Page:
Acute coronary syndrome is a constellation of symptoms which emerge when the supply of blood to the heart is restricted. When a patient presents with acute coronary syndrome, immediate intervention is required to determine what is causing the condition and address it before permanent damage occurs. A doctor can diagnose acute coronary syndrome with the assistance of an electrocardiogram (ECG) as well as bloodwork and a patient interview.
The key symptom is chest pain, which may radiate along the jaw and left arm. Patients can also experience nausea, vomiting, lightheadedness, clammy skin, sweating, and pale skin. The condition is caused by acute myocardial ischemia, a fancy way of saying that the heart is suddenly not getting as much blood as it needs. Myocardial ischemia can be caused by a blockage in the coronary arteries, a condition known as coronary thrombosis, and it can also be brought about by cocaine use. Coronary thrombosis may occur because a patient has coronary artery disease or because a blood clot from elsewhere in the body has traveled to the heart.
The term “acute coronary syndrome” describes the symptoms, not the disease. When a patient has acute coronary syndrome, a doctor must determine what is going on inside the patient to develop a treatment plan. A patient may have unstable angina, or may be experiencing a myocardial infarction, otherwise known as a heart attack. Treatments can include medications and surgery to address the cause of the cardiac ischemia.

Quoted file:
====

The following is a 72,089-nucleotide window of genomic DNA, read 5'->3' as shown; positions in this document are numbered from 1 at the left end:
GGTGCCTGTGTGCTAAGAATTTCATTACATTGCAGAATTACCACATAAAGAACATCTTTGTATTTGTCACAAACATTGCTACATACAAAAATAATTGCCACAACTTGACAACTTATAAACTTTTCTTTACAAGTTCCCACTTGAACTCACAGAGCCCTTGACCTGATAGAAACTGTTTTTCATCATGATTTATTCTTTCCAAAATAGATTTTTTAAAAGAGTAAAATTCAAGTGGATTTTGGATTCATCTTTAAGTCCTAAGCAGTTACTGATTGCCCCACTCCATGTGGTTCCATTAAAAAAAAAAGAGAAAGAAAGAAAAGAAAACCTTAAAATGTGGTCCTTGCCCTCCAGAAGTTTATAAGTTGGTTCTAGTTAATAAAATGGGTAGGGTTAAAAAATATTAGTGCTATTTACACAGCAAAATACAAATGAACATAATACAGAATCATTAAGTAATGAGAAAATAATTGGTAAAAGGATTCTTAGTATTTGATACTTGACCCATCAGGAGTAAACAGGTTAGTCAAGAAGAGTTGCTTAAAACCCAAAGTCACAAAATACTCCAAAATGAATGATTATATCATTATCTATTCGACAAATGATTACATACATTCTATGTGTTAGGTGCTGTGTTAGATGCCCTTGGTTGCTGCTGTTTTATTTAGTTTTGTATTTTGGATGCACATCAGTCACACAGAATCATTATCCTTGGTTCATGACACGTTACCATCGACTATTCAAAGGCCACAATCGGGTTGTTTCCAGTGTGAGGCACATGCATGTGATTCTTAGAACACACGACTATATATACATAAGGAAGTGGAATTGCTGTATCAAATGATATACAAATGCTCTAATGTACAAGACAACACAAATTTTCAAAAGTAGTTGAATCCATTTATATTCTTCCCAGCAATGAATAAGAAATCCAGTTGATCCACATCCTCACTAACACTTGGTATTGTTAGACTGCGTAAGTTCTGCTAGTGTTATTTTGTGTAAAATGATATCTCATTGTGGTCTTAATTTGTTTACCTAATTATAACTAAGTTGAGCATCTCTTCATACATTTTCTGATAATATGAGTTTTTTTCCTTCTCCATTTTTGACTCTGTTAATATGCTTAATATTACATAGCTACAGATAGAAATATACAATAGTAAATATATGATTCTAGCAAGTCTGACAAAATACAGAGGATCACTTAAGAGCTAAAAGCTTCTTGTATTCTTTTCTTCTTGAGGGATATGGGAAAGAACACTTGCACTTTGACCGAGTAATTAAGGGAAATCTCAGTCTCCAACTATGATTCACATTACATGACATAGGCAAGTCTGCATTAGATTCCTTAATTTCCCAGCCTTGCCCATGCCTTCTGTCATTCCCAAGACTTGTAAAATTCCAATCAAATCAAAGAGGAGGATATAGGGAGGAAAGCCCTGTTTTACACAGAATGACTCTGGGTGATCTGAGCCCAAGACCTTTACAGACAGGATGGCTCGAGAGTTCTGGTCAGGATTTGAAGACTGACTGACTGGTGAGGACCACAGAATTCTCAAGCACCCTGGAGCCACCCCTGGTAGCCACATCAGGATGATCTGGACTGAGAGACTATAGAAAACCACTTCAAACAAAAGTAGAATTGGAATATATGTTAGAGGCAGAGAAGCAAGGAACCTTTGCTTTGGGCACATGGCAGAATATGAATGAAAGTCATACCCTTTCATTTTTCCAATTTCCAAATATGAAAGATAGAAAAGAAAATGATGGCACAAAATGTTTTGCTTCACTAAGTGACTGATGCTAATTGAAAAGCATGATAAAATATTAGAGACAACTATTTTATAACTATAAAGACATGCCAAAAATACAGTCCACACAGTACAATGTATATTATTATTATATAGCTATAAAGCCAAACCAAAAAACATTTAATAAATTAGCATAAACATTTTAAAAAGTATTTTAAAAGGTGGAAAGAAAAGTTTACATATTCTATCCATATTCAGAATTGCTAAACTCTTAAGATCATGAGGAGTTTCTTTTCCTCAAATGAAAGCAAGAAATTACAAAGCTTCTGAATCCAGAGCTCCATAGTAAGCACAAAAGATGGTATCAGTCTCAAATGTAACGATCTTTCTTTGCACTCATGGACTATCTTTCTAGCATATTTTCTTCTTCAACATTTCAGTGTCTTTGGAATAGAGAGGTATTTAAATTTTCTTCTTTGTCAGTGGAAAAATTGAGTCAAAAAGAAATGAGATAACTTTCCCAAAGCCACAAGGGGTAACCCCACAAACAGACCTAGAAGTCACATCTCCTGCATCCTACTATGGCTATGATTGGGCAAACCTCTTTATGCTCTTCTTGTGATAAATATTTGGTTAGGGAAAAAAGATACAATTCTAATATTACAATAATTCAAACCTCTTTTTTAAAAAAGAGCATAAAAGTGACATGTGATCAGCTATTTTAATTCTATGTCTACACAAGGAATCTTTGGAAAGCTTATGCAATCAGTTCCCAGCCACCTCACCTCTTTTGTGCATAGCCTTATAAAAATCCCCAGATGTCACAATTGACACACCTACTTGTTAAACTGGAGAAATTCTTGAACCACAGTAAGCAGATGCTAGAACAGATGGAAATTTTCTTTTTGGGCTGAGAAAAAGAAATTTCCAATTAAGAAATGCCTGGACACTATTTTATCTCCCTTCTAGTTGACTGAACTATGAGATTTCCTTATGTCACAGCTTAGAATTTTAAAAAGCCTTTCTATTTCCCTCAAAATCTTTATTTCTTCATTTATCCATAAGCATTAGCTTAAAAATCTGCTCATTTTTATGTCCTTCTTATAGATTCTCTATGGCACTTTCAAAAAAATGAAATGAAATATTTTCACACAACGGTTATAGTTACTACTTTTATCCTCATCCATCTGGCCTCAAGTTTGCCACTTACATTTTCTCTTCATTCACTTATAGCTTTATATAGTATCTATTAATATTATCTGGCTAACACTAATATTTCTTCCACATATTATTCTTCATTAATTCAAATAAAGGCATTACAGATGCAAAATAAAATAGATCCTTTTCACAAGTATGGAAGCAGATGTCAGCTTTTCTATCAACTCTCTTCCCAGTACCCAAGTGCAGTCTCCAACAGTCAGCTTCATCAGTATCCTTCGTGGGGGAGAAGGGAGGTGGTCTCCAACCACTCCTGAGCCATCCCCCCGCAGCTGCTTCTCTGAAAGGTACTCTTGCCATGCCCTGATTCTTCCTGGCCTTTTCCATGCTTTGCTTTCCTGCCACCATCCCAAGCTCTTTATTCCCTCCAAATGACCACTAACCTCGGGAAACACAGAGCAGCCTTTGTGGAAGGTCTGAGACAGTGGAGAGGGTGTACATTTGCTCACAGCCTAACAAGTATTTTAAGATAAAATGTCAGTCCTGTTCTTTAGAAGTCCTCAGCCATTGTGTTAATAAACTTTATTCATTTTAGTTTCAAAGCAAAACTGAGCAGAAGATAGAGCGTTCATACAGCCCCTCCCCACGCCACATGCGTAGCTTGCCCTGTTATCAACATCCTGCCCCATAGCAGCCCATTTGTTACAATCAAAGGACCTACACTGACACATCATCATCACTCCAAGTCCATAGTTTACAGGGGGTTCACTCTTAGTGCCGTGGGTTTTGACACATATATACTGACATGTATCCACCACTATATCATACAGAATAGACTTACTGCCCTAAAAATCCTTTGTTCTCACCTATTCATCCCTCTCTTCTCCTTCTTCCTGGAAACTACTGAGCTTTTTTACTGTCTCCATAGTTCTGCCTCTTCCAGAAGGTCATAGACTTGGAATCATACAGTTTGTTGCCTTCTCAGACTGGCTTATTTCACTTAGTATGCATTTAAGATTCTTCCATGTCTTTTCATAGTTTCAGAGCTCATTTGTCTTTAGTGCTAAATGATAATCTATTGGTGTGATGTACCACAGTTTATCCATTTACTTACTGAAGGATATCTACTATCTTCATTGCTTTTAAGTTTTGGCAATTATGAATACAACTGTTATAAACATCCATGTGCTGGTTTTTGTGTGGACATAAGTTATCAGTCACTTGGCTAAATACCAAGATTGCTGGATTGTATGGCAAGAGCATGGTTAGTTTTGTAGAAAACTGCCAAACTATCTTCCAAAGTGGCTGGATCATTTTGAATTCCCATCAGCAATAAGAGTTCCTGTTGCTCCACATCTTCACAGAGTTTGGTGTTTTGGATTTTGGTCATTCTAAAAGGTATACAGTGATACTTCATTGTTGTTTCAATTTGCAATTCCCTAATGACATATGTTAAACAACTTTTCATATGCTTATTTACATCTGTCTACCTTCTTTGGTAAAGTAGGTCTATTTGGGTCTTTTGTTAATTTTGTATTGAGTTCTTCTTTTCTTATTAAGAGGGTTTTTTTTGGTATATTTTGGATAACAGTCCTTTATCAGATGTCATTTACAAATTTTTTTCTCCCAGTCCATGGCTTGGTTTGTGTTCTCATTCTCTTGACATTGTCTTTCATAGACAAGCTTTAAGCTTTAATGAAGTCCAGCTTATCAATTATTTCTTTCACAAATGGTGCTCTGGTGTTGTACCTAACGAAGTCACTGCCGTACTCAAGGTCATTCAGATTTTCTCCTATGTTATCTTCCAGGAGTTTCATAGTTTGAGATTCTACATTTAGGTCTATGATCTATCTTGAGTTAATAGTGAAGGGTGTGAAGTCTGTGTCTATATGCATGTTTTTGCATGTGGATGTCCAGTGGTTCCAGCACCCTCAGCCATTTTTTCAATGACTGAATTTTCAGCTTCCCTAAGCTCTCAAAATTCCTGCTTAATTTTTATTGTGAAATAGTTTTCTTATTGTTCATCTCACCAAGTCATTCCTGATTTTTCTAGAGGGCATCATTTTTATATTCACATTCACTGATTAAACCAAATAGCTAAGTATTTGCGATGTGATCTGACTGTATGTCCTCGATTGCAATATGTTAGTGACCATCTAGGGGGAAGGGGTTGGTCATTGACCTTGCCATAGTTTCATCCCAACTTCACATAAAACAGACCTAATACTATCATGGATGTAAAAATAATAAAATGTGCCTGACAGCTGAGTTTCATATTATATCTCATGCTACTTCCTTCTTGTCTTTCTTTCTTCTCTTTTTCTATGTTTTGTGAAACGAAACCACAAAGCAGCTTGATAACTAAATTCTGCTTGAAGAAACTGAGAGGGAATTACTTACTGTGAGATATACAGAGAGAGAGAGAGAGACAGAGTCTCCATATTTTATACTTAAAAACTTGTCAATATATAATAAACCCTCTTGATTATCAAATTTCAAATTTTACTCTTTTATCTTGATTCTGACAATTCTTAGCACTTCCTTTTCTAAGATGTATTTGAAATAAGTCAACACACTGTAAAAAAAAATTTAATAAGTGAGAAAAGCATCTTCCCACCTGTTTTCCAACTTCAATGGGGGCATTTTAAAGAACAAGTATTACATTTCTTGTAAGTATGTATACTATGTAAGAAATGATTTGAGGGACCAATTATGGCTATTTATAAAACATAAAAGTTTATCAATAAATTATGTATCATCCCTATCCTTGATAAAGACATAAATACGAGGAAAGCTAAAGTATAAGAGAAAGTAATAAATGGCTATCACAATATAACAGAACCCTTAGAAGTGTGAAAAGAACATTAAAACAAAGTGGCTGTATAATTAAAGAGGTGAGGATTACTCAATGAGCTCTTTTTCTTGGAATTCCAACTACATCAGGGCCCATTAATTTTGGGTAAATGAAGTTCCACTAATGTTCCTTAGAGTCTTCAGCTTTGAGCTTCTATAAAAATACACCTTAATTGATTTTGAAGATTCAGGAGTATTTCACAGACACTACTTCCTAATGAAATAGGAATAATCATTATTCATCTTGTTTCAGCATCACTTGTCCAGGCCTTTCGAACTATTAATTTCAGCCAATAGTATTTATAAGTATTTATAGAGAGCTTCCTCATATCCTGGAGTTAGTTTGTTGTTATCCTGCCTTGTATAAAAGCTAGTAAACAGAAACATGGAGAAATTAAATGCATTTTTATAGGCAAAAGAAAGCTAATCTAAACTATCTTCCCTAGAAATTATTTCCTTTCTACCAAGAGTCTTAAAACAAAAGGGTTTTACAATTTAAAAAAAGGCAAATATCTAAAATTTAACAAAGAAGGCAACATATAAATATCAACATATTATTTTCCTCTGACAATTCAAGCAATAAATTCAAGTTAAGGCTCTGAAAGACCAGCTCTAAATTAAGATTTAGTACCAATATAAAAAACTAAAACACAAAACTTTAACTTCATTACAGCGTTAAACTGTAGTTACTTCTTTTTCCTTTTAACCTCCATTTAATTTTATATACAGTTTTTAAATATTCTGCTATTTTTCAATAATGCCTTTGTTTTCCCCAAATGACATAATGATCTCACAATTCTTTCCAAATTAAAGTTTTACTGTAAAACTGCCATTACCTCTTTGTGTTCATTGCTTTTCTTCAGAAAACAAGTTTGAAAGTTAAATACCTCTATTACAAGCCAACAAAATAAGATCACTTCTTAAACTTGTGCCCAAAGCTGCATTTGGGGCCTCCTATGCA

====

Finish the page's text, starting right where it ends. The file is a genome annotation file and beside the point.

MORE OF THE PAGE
Permanent damage to the heart muscle can occur if it is deprived of blood for too long. In extreme cases, the patient may die. The earlier intervention is provided, the better the prognosis for the patient. When people experience symptoms which may be acute coronary syndrome, they are generally rushed to medical treatment. A doctor would rather diagnose a case of heartburn run amok than see a patient when it is too late to provide adequate care.
If a patient recovers, lifestyle changes may be needed to prevent recurrence of the problem. These same lifestyle changes can be used to reduce the risks of developing acute coronary syndrome. They include not smoking, eating a balanced diet, exercising, managing chronic diseases, and keeping alcohol consumption low. A doctor can discuss these changes with a patient who may be at risk or a patient who simply wants to stay ahead of the health issue when it comes to prevention.